This topic describes how to execute a CREATE TABLE statement to create a table and how to execute a CREATE VIEW statement to create a view in ApsaraDB for ClickHouse.

Create a local table

The following sample code shows the syntax of a CREATE TABLE statement that is used to create a local table:

CREATE TABLE [IF NOT EXISTS] [db.]table_name ON CLUSTER cluster
(
    name1 [type1] [DEFAULT|MATERIALIZED|ALIAS expr1],
    name2 [type2] [DEFAULT|MATERIALIZED|ALIAS expr2],
    ...
    INDEX index_name1 expr1 TYPE type1(...) GRANULARITY value1,
    INDEX index_name2 expr2 TYPE type2(...) GRANULARITY value2
) ENGINE = engine_name()
[PARTITION BY expr]
[ORDER BY expr]
[PRIMARY KEY expr]
[SAMPLE BY expr]
[SETTINGS name=value, ...];
Parameters and notes:
  • db: the name of the database in which you want to create a local table. If you do not specify this parameter, the local table is created in the current database.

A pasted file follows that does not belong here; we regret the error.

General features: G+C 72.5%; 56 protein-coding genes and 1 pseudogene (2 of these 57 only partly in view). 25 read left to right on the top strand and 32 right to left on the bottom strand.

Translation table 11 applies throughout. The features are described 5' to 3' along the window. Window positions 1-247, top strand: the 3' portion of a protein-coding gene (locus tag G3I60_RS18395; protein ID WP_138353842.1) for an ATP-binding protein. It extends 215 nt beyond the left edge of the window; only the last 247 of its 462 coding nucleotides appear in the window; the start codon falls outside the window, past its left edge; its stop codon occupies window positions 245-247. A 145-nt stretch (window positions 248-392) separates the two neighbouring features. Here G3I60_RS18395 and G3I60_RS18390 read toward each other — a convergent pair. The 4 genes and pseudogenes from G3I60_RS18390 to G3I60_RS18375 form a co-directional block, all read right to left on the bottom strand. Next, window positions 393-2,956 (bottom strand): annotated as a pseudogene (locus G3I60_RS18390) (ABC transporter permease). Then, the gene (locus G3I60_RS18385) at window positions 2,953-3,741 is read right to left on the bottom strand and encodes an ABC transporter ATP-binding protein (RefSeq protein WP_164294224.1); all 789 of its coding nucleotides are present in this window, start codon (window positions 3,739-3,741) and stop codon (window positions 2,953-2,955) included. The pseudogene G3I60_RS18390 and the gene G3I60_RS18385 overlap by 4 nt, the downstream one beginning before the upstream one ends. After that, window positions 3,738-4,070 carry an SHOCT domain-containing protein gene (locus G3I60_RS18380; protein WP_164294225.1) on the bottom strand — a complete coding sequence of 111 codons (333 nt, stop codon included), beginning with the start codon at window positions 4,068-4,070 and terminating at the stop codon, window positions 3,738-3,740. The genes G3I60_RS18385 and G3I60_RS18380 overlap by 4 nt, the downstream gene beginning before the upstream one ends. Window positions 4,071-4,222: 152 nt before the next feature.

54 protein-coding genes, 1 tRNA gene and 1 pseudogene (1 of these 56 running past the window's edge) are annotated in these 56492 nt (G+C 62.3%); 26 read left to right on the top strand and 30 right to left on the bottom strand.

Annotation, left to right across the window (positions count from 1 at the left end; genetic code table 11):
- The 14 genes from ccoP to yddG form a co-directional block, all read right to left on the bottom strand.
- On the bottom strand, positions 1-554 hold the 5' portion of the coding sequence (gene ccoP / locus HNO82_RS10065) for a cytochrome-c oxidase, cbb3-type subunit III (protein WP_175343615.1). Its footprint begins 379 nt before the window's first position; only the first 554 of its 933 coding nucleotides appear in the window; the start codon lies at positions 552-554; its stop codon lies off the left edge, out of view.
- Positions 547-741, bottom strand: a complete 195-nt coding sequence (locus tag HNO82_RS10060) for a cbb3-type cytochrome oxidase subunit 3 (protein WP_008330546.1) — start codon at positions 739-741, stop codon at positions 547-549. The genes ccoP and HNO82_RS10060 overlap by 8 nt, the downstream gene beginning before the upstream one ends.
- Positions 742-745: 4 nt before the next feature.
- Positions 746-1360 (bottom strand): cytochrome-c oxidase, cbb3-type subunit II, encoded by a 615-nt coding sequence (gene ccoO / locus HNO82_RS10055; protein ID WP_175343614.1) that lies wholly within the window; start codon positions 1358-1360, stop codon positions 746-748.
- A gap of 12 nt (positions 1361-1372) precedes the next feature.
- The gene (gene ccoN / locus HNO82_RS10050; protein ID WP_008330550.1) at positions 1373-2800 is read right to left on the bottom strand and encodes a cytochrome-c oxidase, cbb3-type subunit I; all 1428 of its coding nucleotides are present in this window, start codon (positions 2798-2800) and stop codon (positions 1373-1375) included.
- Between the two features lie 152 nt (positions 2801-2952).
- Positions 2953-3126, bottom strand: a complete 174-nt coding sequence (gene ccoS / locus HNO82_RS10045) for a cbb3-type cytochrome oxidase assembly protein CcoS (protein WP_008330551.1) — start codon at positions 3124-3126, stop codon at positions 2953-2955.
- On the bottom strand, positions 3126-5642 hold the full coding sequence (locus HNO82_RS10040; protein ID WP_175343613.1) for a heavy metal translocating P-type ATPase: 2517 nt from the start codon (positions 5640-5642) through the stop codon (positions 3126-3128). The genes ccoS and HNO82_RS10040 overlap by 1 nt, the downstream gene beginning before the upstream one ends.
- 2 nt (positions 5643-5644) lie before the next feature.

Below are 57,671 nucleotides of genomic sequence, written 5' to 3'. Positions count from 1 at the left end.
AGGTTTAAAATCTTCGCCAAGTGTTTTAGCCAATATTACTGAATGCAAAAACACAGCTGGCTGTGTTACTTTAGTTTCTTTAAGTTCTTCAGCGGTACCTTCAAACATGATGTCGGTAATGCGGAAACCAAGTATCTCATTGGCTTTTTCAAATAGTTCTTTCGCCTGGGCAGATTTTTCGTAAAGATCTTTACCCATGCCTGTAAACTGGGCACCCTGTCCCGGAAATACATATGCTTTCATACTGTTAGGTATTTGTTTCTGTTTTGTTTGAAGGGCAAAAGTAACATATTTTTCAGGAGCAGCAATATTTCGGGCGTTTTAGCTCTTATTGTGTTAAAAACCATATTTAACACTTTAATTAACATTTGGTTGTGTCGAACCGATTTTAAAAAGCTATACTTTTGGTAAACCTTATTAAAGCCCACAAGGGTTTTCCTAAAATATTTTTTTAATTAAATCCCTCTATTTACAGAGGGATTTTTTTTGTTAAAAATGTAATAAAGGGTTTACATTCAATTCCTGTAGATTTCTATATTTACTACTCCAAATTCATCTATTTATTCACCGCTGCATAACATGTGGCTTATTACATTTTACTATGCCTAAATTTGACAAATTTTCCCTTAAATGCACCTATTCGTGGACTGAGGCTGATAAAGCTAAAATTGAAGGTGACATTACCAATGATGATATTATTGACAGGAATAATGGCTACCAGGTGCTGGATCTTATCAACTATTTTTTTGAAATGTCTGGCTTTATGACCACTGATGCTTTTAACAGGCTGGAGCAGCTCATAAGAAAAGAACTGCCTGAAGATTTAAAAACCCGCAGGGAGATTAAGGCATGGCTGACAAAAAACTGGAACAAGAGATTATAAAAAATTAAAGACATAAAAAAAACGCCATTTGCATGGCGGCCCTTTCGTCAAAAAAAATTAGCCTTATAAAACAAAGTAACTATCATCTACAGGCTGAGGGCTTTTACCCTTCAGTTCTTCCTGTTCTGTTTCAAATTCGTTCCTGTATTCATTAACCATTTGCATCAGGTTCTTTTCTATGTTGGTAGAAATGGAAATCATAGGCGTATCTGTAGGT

• cluster: the name of the cluster. Set this parameter to default. The ON CLUSTER in the statement indicates that a local table will be created on each node of the cluster.
  • type: the data type of the field, such as UINT32.
  • DEFAULT: the default value of the field. If an INSERT INTO statement does not insert data into this field, the system calculates the default values of this field based on the DEFAULT expression and then inserts the default values in this field.
  • MATERIALIZED: specifies that the field is a materialized field. Values of this field can only be calculated rather than be inserted. You do not need to specify this field in INSERT INTO statements. When you execute a SELECT * statement, the query results do not contain this field.
  • ALIAS: the alias of the field. Field aliases are not stored in tables. You cannot insert data into a field by using the alias of the field in an INSERT INTO statement. When you execute a SELECT * statement, the field aliases are not displayed in the query results. However, you can use field aliases in a SELECT statement. When the statement is executed, the aliases are replaced with the names of the fields.